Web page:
Factors Contributing to the Uptake and Maintenance of Regular Exercise Behavior in Emerging Adults
Health Education Journal
Objective: To identify the influence of parental autonomy support, basic need satisfaction and motivation on emerging adults’ physical activity level and exercise behaviours.
Design: Cross-sectional survey. Setting: This study convenience-sampled approximately 435 college students identified as emerging adults – aged 18–25 years, who did not have a child, own a home, or have sufficient income to be fully independent.
Methods: Survey responses were used in a path model to investigate how parental autonomy support, psychological mediators and motivational processes influenced emerging adults’ exercise behaviour.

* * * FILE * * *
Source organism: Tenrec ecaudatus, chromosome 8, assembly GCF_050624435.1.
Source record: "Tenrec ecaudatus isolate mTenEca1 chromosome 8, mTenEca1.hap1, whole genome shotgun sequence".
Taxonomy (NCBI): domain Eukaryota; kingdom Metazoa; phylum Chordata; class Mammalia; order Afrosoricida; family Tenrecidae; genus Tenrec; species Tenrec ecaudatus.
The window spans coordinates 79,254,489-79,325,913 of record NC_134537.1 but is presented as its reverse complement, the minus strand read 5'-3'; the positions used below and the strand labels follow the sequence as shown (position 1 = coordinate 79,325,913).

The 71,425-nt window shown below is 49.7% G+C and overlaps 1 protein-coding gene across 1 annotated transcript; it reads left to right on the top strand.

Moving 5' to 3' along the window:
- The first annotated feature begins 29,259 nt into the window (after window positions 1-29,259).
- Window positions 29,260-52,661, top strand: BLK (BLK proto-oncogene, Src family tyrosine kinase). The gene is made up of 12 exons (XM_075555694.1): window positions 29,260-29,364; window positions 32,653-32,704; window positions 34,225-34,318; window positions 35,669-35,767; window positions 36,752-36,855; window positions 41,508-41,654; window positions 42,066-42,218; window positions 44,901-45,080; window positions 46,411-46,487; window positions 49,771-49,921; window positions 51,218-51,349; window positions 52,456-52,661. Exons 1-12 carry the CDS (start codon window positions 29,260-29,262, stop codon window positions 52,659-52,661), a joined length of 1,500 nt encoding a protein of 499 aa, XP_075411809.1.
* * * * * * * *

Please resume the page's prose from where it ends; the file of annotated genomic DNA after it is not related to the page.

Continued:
Results: The hypothesised model was supported with minor modifications. Most notable was the influence of parental physical activity level and autonomy support on psychological mediators, motivational processes and exercise behaviour.
Conclusion: Results indicate that parents influence their children both directly and indirectly. The impact of autonomy and competence support was found to promote emerging adults’ intrinsic motivation, which consequently influenced actual physical activity and behaviour.
Langdon, Jody L., Chad Johnson, Bridget F. Melton.
"Factors Contributing to the Uptake and Maintenance of Regular Exercise Behavior in Emerging Adults."
Health Education Journal, 76 (2): 182-193.